When looking to buy a used canoe, it is important to set the search term correctly. The search term should include the type of canoe you are looking for, the size of the canoe, and the material the canoe is made from.
For example, if you are looking for a used fiberglass canoe, you would set the search term as “used fiberglass canoe.” So, the most important part of setting the search term is to narrow down your search with specific details.
You can either look for a particular brand, model, specs, or other specific details. This means it’s important to consider exactly what you intend to do with your canoe.
So, do you need a tandem canoe or a solo one? Will a fiberglass canoe be good for the lake that you’d like to frequent or will a kevlar construction be best? These are important questions that you need to answer for yourself before you even enter a search term into your browser.
By doing this, you will be able to find canoes that match your specific criteria.
In addition, setting the correct search term will also help to ensure that you do not end up with a canoe that is too small or too large for your needs. With a little bit of planning, you can easily find the perfect used canoe for your next adventure.
Ask Lots of Questions Before Buying Used Canoes
When you buy used equipment, it’s important to ask the right questions to make sure you’re getting a good quality product.
It’s also important as sometimes you’ll be able to clearly see where the owners might be hiding a couple of details such as damages.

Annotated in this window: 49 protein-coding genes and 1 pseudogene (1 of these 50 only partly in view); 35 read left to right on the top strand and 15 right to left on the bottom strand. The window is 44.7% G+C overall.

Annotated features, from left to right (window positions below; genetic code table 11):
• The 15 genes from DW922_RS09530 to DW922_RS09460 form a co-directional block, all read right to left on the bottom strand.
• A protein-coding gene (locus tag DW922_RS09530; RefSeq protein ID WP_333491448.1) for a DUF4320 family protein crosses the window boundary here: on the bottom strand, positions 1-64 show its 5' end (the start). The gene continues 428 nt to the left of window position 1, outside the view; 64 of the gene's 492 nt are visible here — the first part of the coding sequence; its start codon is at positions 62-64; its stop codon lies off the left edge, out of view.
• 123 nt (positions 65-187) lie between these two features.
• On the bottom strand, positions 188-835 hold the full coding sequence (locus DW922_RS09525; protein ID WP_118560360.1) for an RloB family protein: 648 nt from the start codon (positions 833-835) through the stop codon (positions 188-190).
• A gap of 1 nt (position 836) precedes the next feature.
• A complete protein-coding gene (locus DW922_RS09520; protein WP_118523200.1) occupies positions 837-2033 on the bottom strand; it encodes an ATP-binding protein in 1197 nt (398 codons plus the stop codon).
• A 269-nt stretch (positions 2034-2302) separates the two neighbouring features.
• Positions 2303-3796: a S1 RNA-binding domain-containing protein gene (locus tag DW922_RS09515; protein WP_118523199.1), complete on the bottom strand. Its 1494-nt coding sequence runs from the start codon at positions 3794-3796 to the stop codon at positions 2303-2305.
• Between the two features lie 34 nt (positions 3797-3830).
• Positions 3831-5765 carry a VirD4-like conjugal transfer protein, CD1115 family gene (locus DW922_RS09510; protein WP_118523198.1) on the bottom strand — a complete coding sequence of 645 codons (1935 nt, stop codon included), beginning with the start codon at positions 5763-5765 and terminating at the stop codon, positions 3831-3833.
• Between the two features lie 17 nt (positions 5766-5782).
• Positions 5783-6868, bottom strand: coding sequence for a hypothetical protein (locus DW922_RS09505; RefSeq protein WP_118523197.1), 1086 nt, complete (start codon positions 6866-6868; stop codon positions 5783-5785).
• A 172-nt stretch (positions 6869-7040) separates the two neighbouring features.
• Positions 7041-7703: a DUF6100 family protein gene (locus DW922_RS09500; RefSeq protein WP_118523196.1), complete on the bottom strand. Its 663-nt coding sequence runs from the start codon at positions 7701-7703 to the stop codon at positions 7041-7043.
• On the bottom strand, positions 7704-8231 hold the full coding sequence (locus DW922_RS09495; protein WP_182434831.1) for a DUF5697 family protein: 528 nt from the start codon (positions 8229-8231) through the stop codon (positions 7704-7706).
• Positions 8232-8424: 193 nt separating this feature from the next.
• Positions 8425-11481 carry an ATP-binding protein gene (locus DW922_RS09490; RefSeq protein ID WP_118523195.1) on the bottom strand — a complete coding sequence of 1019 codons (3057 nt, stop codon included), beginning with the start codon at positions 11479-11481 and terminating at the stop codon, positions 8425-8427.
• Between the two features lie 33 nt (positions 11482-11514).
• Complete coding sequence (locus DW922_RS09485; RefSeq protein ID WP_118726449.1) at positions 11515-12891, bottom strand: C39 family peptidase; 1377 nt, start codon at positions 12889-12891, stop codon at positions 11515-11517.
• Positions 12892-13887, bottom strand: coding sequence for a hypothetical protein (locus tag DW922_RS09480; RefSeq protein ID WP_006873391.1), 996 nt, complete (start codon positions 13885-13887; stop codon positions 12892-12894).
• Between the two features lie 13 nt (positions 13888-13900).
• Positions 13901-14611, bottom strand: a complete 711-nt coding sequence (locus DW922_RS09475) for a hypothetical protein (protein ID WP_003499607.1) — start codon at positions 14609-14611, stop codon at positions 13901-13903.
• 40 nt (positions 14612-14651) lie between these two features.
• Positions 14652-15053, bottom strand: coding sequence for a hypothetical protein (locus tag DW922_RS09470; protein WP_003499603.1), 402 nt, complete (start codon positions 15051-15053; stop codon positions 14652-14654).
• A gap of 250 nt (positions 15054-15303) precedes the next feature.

Here are some of the best questions to ask:
How Old Is The Canoe?
We do admit that age isn’t necessarily the best indicator of a canoe’s quality. In some cases, a 1-year-old canoe can be more worn out than a several decades old canoe.
However, knowing when the canoe was purchased and observing the degree of wear on the canoe can tell you how the owner took care of the canoe.
How And Where Has The Canoe Been Stored?
Now that you know how old the canoe is, it’s important to directly ask the owner specific questions about how they took care of their canoe. One of the best ones is where and how the canoe was stored when not in use.
This can reveal a lot about the type of wear that you should look out for. Kevlar, for example, can wear out easily especially if it’s not maintained properly.
Have You Done Any Repairs?
When it comes to canoes, structural integrity is of paramount consideration. Even the slightest damage could mean the difference between life and death in certain conditions.
So, it’s important to know whether there were already repairs done on the vessel. This eliminates the element of surprise when they do get broken again due to compromised integrity.